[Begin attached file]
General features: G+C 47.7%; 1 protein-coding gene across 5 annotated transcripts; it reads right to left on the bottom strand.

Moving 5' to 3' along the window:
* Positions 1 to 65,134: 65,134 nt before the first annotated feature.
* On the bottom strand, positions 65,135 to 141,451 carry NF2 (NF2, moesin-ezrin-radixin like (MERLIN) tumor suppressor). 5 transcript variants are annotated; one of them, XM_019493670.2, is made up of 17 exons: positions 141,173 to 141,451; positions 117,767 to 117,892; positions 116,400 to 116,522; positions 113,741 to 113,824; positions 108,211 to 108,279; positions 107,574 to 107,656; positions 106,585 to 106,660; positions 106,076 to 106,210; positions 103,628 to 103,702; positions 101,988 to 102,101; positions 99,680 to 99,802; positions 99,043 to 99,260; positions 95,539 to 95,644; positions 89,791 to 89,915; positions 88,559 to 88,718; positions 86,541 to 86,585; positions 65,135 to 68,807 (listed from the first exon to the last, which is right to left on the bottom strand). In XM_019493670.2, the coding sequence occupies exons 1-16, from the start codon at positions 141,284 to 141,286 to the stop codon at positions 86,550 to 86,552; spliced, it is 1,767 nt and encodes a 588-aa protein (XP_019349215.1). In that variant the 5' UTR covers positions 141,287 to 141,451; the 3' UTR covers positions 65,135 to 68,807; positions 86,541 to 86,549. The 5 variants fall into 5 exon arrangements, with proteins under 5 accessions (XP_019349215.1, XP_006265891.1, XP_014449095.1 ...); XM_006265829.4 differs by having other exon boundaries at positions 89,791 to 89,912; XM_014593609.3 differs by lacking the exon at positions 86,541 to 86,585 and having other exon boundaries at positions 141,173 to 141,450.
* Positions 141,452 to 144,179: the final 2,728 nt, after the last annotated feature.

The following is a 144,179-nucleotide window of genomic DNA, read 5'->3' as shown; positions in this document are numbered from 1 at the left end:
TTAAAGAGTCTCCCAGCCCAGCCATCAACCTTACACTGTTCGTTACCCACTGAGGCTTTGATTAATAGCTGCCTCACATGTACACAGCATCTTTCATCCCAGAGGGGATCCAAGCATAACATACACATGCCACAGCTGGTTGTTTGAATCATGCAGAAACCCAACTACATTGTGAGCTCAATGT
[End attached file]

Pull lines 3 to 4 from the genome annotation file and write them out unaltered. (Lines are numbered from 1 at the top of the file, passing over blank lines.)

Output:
* Positions 1 to 65,134: 65,134 nt before the first annotated feature.
* On the bottom strand, positions 65,135 to 141,451 carry NF2 (NF2, moesin-ezrin-radixin like (MERLIN) tumor suppressor). 5 transcript variants are annotated; one of them, XM_019493670.2, is made up of 17 exons: positions 141,173 to 141,451; positions 117,767 to 117,892; positions 116,400 to 116,522; positions 113,741 to 113,824; positions 108,211 to 108,279; positions 107,574 to 107,656; positions 106,585 to 106,660; positions 106,076 to 106,210; positions 103,628 to 103,702; positions 101,988 to 102,101; positions 99,680 to 99,802; positions 99,043 to 99,260; positions 95,539 to 95,644; positions 89,791 to 89,915; positions 88,559 to 88,718; positions 86,541 to 86,585; positions 65,135 to 68,807 (listed from the first exon to the last, which is right to left on the bottom strand). In XM_019493670.2, the coding sequence occupies exons 1-16, from the start codon at positions 141,284 to 141,286 to the stop codon at positions 86,550 to 86,552; spliced, it is 1,767 nt and encodes a 588-aa protein (XP_019349215.1). In that variant the 5' UTR covers positions 141,287 to 141,451; the 3' UTR covers positions 65,135 to 68,807; positions 86,541 to 86,549. The 5 variants fall into 5 exon arrangements, with proteins under 5 accessions (XP_019349215.1, XP_006265891.1, XP_014449095.1 ...); XM_006265829.4 differs by having other exon boundaries at positions 89,791 to 89,912; XM_014593609.3 differs by lacking the exon at positions 86,541 to 86,585 and having other exon boundaries at positions 141,173 to 141,450.